“Karen” entered the American lexicon during the age of social media to refer to white women who behave in a way that seems entitled, creating a high-drama, public scene as they demand their (perceived) right or privilege over another person. Pop culture and media outlets now refer to 2020 as “the year of Karens.” But this girl-name-turned-synonym-for-obnoxiousness reveals more about our culture than meets the eye. It is not just about the calling out of racist, classist and generally terrible attitudes toward fellow humans that are ingrained in the Karens and too many other people, but arguably the whole Karen bandwagon also shows the ease with which women are demonized. After all, men have been behaving badly and acting like “Karens” and much worse since time immemorial. Yet even now when a man oversteps his bounds and footage of him doing so goes viral — and even though there’s a push to introduce the male version of the name as Ken — these terrible men are still called Karen.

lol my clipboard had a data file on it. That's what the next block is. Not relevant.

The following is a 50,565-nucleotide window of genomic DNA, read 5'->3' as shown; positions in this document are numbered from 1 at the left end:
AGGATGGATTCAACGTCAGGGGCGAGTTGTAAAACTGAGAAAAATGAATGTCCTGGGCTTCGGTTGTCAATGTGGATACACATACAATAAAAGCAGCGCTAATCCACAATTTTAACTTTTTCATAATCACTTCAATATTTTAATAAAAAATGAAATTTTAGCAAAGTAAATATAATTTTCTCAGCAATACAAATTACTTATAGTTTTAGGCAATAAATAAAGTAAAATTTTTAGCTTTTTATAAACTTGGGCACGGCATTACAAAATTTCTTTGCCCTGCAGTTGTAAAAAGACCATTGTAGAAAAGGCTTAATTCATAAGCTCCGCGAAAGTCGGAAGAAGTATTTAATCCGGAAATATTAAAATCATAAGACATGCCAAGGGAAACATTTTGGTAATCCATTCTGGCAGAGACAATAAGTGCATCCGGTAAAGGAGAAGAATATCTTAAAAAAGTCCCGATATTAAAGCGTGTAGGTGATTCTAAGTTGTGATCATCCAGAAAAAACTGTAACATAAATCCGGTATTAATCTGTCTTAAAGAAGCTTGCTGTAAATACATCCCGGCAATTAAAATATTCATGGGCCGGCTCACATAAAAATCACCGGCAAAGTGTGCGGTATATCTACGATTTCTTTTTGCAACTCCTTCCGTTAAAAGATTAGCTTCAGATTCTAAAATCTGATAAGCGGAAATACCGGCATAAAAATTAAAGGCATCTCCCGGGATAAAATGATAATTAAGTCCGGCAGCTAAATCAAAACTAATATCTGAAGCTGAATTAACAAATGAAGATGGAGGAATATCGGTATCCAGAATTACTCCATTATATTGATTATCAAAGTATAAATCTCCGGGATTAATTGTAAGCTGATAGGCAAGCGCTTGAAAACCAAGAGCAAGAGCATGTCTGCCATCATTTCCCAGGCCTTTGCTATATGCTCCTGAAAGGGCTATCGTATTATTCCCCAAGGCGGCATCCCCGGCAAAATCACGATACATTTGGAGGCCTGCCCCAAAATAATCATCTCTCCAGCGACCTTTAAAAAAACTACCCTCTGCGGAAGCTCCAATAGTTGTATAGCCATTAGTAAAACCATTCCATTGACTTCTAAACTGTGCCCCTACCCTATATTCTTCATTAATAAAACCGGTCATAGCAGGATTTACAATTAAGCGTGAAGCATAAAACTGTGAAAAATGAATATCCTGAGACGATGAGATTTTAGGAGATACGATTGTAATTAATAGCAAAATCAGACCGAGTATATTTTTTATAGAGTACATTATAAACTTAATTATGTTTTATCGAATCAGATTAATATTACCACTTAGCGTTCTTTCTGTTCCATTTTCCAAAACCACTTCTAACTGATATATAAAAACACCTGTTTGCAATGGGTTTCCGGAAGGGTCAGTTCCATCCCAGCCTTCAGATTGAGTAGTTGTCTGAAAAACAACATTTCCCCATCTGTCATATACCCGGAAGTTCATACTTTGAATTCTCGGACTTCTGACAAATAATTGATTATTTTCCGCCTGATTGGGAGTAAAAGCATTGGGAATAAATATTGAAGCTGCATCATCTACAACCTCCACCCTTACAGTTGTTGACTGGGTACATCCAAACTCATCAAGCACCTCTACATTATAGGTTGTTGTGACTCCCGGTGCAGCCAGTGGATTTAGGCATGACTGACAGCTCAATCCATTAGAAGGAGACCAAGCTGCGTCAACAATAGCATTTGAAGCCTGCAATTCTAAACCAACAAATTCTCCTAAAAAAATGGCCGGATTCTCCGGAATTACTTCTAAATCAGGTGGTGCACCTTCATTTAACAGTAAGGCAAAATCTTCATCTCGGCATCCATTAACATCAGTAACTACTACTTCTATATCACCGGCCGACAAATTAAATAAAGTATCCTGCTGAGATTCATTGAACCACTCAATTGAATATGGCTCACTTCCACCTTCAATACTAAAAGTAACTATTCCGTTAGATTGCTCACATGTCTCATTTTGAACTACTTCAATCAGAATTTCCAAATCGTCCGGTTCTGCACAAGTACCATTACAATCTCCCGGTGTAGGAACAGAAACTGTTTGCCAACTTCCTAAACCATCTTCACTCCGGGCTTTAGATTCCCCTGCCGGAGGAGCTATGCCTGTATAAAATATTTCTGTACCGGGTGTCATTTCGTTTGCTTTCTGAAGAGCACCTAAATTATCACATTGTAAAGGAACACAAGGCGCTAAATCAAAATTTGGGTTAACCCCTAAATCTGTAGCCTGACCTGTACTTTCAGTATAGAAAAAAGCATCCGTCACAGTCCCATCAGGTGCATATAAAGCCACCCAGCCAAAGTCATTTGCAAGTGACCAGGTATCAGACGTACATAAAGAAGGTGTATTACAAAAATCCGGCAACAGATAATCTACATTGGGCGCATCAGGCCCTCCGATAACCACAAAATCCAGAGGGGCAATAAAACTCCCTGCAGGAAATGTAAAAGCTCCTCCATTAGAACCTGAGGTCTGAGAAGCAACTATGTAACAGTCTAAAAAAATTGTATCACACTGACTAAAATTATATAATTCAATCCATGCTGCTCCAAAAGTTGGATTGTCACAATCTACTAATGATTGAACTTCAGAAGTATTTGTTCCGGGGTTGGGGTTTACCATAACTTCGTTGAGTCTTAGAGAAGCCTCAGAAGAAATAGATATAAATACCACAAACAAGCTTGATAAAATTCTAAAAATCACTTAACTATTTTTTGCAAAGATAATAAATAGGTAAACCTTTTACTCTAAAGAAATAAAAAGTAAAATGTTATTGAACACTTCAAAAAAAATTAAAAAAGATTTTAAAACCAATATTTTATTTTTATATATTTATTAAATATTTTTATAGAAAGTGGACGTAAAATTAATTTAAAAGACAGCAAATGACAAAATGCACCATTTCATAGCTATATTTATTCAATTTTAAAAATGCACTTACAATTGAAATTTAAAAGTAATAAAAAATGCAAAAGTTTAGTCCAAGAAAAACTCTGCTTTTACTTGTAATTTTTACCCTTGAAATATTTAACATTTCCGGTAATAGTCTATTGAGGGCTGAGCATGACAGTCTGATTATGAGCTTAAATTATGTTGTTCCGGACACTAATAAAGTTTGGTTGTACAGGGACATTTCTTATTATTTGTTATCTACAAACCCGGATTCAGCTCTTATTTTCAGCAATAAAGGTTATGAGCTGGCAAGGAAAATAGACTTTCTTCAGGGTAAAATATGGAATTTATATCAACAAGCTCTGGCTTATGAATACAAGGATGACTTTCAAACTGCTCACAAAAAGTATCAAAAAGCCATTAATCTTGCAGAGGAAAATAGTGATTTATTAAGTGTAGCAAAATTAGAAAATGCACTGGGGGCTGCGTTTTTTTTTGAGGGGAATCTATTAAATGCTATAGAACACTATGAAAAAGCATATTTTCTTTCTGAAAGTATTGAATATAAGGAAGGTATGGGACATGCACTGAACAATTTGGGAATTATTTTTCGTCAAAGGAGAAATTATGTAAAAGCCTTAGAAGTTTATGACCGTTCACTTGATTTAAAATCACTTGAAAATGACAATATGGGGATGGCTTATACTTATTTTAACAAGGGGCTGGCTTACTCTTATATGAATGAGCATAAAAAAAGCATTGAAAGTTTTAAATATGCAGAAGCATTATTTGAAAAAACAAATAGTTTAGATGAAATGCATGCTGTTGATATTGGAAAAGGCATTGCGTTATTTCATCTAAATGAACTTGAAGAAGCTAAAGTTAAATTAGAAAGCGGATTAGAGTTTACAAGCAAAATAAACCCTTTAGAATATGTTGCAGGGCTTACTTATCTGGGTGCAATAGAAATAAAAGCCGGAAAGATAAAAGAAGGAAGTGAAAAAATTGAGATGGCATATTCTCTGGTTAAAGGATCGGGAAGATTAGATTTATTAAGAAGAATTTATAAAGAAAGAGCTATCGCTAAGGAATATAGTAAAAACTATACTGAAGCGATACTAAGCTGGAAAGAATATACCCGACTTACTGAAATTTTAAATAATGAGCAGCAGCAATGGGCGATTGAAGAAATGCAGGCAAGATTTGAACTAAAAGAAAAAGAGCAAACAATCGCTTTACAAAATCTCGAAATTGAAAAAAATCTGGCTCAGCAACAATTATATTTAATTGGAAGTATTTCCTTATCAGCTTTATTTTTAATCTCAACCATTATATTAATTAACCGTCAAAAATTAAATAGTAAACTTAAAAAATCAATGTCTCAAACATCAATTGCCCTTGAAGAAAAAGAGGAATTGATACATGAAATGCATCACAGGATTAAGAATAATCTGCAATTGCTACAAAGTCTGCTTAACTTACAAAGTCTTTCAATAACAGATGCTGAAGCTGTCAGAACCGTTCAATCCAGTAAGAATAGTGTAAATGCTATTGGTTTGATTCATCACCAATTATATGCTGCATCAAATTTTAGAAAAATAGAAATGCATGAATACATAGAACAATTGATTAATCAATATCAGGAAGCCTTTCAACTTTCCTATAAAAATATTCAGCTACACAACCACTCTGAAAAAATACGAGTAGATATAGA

This should not surprise us. After all, most languages in the world today have been advanced, shaped and bolstered by patriarchy, a worldview that casually promotes the male gaze and male toxicity.
We find this in the common proverbs used anywhere in the world — from Egypt with its endemic culture of sexual harassment, to Germany with its shockingly high rate of femicide, to the United States where women’s health is not yet enshrined as a human right — that objectify and demean women, even encouraging violence against us. “Al mara afaa,” one saying goes, meaning “women are snakes.” Another goes “darb al habib zay akel el zebeeb,” meaning “hitting a loved one is (as mild as) eating raisins.” And in the English language dismissing women as “hysterical,” “desperate” or “crazy” continues in some shape even among sophisticated circles. Not to mention the endless and vulgar misogynistic phrases unfit for print, yet casually sung in songs or traded, say, during the Super Bowl, when domestic violence around the country spikes. [Continue reading…]